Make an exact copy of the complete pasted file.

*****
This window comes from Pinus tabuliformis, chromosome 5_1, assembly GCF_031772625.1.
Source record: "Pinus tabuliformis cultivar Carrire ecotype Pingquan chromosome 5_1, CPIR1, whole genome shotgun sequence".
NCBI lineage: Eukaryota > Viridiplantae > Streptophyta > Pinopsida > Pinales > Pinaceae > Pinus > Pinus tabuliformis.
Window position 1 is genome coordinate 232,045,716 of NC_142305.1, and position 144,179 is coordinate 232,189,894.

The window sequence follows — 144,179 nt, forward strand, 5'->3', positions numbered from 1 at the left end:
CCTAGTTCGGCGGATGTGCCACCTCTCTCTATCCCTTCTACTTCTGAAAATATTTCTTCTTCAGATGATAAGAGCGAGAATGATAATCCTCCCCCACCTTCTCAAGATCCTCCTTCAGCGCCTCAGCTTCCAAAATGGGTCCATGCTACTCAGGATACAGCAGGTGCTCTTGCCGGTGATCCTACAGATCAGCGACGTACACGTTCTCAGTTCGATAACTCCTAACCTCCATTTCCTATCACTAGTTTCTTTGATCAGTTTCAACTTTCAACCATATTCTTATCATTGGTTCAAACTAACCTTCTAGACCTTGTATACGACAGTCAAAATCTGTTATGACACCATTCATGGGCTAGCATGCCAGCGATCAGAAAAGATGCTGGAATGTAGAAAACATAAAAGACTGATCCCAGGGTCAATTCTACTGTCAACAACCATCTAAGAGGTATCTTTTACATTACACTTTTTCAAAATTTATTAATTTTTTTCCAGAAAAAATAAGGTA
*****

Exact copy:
This window comes from Pinus tabuliformis, chromosome 5_1, assembly GCF_031772625.1.
Source record: "Pinus tabuliformis cultivar Carrire ecotype Pingquan chromosome 5_1, CPIR1, whole genome shotgun sequence".
NCBI lineage: Eukaryota > Viridiplantae > Streptophyta > Pinopsida > Pinales > Pinaceae > Pinus > Pinus tabuliformis.
Window position 1 is genome coordinate 232,045,716 of NC_142305.1, and position 144,179 is coordinate 232,189,894.

The window sequence follows — 144,179 nt, forward strand, 5'->3', positions numbered from 1 at the left end:
CCTAGTTCGGCGGATGTGCCACCTCTCTCTATCCCTTCTACTTCTGAAAATATTTCTTCTTCAGATGATAAGAGCGAGAATGATAATCCTCCCCCACCTTCTCAAGATCCTCCTTCAGCGCCTCAGCTTCCAAAATGGGTCCATGCTACTCAGGATACAGCAGGTGCTCTTGCCGGTGATCCTACAGATCAGCGACGTACACGTTCTCAGTTCGATAACTCCTAACCTCCATTTCCTATCACTAGTTTCTTTGATCAGTTTCAACTTTCAACCATATTCTTATCATTGGTTCAAACTAACCTTCTAGACCTTGTATACGACAGTCAAAATCTGTTATGACACCATTCATGGGCTAGCATGCCAGCGATCAGAAAAGATGCTGGAATGTAGAAAACATAAAAGACTGATCCCAGGGTCAATTCTACTGTCAACAACCATCTAAGAGGTATCTTTTACATTACACTTTTTCAAAATTTATTAATTTTTTTCCAGAAAAAATAAGGTA